Julian Sanchez header image 2

photos by Lara Shipley

School Choice for Me, but Not for Thee

March 5th, 2007 · 11 Comments

Via my friend Chuck in comments below, I see a school choice blog linking to Clint Bolick’s WSJ op-ed last week on Dem candidates’ (ahem) ambivalence on the virtues of private schooling. Short version: All four Democratic presidential candidates oppose school choice, with Barack Obama having gone so far as to call vouchers a force for “social Darwinism.” All four send their own kids to private schools.

Tags: Academia



11 responses so far ↓

  • 1 Minipundit // Mar 5, 2007 at 4:37 pm

    If they aren’t benefiting from a voucher plan, I don’t see what’s hypocritical about this. If their argument is that state resources should not be used to subsidize private schools, then there should be nothing wrong with using private resources to pay for private school tuition.

  • 2 Michael B Sullivan // Mar 5, 2007 at 5:11 pm

    Yeah, it’s not prima facia hypocritical.

    On the other hand, it doesn’t take a lot of work to see, if not hypocrisy, then some tension in this position. I’m going to go ahead and assume that they aren’t sending their kids to private school in a noble attempt to save valuable tax dollars for the children of people who can’t afford to go to private schools.

    (I’m going to assume that because, based on my own experience with going to private schools throughout my educational career, nobody thinks that.)

    So they’re sending their kids to private school because they don’t like the quality of public schools in their area.

    Now, okay, sure, they believe that vouchers will destroy public schools and they think that the best way to help kids is to improve public schools, not destroy them. Sure. That’s fine. But they are saying, “Until we fix public schools, YOU poor/middle class folks can suffer through them, but WE upper class folks won’t.”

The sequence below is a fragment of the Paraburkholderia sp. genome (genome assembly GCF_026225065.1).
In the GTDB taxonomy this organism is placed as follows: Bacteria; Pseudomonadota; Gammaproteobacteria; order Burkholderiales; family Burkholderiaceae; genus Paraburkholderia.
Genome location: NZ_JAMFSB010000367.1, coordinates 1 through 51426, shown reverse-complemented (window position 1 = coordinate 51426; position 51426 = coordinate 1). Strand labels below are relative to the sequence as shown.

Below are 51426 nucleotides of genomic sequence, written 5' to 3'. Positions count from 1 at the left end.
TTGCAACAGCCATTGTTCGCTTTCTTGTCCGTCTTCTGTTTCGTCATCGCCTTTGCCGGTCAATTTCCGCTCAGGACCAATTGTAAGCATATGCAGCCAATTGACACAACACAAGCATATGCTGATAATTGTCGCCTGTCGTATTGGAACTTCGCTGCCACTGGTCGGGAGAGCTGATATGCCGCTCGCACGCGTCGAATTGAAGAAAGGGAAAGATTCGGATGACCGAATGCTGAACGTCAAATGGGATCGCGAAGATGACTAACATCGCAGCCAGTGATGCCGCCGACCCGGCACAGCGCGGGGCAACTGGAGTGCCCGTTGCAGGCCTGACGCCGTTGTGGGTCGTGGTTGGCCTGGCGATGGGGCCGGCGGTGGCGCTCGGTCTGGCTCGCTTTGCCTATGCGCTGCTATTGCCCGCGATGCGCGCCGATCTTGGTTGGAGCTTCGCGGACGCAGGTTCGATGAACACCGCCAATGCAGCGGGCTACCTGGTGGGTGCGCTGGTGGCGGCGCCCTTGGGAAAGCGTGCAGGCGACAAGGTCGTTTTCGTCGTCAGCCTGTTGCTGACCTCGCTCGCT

Not hypocritical, not indefensible, but… perhaps not quite the persona that they’re trying to project.

  • 3 Azael // Mar 5, 2007 at 6:22 pm

    This is just bizarro, Julian. Read up on the definition of hypocritical.

    My lord.

  • 4 Greg Newburn // Mar 5, 2007 at 7:11 pm

    Where does Julian charge these 4 with “hypocrisy.” The title of the post is absolutely correct, whether or not the act is hypocritical. The candidates want school choice for themselves, while denying it (at least de facto denying it) to others. I don’t see Julian’s mistake.

  • 5 Azael // Mar 5, 2007 at 8:28 pm

    Did he update the post? I could have sworn I saw “hypocrisy” where I now see “(ahem) ambivalence”. Oh well, maybe my eyes are getting too old.

  • 6 Reality Man // Mar 6, 2007 at 12:35 am

    Don’t vouchers tend to only cover enough to go to parochial schools? You’re probably not going to send your kid to Andover or Groton on vouchers. Instead, they’ll go to the private institutions that aren’t really all that better than public schools in educating kids (in the case of private conservative religious schools, they fare worse than public schools) while giving kids weird sexual hangups. If we massively funded vouchers to the point we had to drastically cut military spending, maybe the hypocrisy charge would be more apt.

  • 7 c // Mar 6, 2007 at 8:05 am